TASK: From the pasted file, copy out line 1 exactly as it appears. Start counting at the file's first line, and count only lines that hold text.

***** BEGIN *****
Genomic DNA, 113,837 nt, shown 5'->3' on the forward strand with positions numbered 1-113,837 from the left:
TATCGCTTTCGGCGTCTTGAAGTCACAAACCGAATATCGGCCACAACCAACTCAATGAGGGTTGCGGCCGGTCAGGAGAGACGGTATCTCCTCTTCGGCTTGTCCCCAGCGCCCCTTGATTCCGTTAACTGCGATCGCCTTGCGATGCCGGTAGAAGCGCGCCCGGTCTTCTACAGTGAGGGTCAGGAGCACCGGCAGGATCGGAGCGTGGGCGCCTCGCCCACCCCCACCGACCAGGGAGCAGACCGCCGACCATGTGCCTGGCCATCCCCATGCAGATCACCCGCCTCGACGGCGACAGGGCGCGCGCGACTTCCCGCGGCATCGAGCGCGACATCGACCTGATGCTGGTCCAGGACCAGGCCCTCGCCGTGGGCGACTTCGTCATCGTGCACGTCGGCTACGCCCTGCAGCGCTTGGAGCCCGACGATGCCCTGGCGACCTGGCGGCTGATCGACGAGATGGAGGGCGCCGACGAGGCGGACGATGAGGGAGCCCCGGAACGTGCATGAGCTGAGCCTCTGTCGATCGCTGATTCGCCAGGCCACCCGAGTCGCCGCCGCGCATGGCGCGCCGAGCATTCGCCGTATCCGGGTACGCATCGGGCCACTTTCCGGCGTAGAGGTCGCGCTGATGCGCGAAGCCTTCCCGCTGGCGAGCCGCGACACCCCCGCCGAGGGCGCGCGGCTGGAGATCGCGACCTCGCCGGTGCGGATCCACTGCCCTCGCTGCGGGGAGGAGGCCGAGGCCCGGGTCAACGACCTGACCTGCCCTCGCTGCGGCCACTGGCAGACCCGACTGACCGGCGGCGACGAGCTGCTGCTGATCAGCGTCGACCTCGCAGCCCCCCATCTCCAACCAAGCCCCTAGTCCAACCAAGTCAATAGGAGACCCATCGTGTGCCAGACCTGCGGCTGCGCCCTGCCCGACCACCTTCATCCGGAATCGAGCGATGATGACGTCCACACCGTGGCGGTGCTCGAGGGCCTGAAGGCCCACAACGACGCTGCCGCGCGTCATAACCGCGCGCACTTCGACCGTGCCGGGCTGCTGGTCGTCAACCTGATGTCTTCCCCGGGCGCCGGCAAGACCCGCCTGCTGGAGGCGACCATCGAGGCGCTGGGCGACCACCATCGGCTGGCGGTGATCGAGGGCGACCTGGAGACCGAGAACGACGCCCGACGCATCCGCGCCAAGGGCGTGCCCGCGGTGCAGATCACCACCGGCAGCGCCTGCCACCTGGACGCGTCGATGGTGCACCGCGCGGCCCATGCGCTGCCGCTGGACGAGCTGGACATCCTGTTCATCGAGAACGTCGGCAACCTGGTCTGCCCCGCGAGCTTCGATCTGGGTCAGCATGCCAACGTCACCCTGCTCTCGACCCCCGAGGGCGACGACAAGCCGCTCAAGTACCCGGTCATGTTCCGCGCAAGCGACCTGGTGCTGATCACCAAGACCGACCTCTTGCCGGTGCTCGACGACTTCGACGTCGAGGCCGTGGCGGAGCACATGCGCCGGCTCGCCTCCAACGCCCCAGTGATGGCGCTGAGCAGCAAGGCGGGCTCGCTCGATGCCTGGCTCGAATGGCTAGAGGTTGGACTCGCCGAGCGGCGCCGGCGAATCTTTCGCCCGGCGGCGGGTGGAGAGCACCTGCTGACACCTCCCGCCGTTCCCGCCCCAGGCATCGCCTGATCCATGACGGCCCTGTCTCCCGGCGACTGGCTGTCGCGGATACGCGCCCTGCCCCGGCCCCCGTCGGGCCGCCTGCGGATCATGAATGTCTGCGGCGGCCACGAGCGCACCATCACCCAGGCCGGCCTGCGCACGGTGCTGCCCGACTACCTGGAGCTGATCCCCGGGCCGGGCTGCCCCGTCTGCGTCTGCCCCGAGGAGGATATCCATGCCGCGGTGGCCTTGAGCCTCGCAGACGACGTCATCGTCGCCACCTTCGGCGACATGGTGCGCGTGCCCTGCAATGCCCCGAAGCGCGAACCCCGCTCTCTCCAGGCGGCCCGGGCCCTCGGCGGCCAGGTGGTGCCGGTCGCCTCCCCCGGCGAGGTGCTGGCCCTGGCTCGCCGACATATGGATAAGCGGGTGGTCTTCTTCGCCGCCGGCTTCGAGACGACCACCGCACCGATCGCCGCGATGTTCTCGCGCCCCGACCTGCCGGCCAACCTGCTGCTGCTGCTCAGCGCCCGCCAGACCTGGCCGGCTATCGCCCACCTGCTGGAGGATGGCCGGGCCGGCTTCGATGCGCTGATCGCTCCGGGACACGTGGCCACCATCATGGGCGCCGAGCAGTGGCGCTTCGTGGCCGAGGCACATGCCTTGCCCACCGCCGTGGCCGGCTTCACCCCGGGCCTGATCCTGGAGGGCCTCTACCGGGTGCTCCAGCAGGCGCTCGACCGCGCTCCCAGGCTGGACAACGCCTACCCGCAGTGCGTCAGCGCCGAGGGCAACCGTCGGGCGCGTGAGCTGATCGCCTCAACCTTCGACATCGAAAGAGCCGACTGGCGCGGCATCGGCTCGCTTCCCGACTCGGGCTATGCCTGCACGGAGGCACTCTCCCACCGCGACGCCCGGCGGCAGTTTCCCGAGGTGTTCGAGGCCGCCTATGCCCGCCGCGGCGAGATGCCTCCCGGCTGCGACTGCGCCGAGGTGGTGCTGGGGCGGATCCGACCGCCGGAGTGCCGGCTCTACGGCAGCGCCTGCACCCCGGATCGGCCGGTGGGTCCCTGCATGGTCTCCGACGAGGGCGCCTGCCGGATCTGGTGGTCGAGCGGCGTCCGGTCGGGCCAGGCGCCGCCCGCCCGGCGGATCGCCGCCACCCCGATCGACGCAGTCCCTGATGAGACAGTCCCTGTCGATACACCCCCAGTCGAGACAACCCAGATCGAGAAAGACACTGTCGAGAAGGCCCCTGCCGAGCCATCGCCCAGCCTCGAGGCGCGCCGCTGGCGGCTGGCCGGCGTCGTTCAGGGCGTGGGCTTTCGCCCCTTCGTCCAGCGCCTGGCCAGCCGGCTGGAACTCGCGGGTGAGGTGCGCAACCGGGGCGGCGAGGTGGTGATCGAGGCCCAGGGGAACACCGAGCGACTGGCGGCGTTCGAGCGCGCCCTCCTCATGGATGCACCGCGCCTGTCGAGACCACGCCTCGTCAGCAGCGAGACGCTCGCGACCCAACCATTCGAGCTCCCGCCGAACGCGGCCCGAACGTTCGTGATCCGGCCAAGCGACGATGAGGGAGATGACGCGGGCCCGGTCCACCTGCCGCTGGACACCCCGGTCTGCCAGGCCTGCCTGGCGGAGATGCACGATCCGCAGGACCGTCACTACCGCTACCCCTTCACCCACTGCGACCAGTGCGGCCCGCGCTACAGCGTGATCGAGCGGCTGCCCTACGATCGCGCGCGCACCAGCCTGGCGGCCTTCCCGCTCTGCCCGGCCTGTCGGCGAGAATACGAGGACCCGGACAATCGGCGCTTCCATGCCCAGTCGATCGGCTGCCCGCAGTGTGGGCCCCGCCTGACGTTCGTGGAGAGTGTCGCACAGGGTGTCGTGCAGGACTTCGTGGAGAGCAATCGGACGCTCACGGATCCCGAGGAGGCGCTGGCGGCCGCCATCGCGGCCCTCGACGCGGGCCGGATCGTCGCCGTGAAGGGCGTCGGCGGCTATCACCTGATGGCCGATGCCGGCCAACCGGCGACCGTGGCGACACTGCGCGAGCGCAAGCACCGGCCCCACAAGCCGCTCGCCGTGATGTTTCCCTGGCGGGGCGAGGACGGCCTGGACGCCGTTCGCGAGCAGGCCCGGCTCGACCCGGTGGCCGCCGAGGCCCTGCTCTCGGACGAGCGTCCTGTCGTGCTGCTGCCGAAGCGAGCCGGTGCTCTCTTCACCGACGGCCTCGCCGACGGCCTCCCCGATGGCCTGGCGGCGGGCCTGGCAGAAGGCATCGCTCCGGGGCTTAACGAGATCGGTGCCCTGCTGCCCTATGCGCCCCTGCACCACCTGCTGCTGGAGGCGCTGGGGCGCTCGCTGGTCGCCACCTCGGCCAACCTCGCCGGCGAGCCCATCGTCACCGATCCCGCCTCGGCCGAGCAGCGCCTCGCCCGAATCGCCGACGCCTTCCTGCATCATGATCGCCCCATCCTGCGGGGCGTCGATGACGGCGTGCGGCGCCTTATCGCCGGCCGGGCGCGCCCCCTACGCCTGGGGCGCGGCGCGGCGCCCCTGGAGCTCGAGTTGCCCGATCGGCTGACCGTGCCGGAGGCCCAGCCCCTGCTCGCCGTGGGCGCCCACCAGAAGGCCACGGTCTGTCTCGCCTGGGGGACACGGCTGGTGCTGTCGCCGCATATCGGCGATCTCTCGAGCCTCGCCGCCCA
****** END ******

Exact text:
Genomic DNA, 113,837 nt, shown 5'->3' on the forward strand with positions numbered 1-113,837 from the left: